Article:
Serial data confirmed two key symptoms. Misfire count and rich fuel trim more than 20% on one bank only. It is a low mileage car with no obvious signs of poor care. Removing the spark plugs confirmed excessive soot as the symptoms of incomplete combustion. Note my words carefully. Further examination excluded the unlikely cause as poor ignition energy. Back to basics, the vacuum gauge confirmed too high pressure in the intake system specific to the offending bank. The next action was to attach the pressure transducer to each bank in turn comparing the pressure profiles.

Direct measurement

To achieve this, direct measurement from each bank is required. Running the engine with the pressure sensor directly in one cylinder from each bank confirmed a differential in pressure between banks. It must be a mechanical problem then. The next decision is more intuitive than evidence driven as this engine has variable valve timing adjustment via electro-hydraulic control.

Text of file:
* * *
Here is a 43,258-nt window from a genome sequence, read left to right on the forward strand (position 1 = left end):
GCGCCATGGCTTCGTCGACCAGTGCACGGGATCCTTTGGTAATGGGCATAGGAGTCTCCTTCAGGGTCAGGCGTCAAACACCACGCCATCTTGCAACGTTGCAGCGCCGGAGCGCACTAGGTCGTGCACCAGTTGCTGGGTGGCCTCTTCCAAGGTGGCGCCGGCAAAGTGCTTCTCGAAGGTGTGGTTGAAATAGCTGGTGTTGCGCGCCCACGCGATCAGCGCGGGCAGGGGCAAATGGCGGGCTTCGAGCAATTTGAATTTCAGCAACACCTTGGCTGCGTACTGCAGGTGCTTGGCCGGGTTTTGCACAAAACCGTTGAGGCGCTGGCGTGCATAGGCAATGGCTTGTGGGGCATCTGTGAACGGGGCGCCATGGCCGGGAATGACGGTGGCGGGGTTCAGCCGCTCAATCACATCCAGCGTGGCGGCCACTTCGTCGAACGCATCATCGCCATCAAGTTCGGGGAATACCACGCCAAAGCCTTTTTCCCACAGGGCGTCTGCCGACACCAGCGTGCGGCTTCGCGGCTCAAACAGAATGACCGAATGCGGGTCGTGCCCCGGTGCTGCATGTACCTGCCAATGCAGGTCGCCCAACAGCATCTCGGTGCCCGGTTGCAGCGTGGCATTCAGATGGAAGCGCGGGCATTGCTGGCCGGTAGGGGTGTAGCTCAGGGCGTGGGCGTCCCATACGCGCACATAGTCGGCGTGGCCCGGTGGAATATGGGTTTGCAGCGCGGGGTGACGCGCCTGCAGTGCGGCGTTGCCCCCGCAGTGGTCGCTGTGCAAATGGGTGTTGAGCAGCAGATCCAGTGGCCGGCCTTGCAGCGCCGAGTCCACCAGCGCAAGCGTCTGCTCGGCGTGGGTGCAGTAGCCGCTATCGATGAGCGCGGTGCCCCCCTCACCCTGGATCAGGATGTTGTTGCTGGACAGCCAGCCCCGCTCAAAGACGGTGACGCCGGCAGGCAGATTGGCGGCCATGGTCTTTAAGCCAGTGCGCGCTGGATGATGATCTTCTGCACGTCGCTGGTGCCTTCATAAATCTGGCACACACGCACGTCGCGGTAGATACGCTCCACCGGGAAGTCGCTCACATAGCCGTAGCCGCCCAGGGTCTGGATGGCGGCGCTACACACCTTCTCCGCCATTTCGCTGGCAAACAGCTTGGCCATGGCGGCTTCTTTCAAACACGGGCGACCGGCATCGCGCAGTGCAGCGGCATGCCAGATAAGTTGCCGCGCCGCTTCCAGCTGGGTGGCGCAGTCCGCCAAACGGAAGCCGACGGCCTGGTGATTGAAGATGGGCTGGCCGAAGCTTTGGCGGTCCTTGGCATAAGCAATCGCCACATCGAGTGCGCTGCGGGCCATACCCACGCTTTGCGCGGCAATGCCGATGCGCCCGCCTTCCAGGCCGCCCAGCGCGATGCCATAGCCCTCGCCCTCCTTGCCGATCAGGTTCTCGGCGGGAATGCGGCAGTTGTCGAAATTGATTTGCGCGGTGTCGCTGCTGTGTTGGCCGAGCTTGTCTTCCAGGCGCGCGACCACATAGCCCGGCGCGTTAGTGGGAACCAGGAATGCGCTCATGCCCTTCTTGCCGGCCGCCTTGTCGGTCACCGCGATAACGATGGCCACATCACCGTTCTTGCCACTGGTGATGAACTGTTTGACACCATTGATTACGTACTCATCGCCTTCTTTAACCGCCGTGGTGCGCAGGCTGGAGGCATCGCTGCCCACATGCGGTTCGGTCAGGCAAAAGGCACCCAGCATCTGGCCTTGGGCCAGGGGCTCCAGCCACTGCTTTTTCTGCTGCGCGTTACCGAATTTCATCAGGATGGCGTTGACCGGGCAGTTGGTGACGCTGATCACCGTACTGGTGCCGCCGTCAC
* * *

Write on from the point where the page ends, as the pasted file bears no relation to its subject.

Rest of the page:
Serial data could not provide actual camshaft position data though, as the sensor is only motoring the sprocket position. This is the very point I made earlier. We could get clever and monitor control duty cycle and current through each actuator. Unfortunately, the computer does not monitor a problem, so there will not be any correction made.

Complete restoration

Examination of the service history confirmed long life servicing. This prompted us to flush the engine and replace both hydraulic camshaft control actuators. This resulted in a complete restoration of performance; obviously, we reset the adaption values to fuel trim, throttle angle and misfire count.

As is often the case, a combination of hard evidence and common sense prevailed. I often say to entry level diagnostic students, the most complex problem in diagnostics is you.

Further information
Please contact Annette on:
01772 201 597 or email enquiries@ads-global.co.uk for further information on upcoming training courses and events.

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    Just imagine how many functions require wheel speed and rotational differential data.

    ABS, dynamic stability, hill start, audio volume, navigation, self park, all wheel drive, active steering assist, electronic handbrake etc. Sharing this data on a high speed can network ensures very accurate vehicle motion dynamics.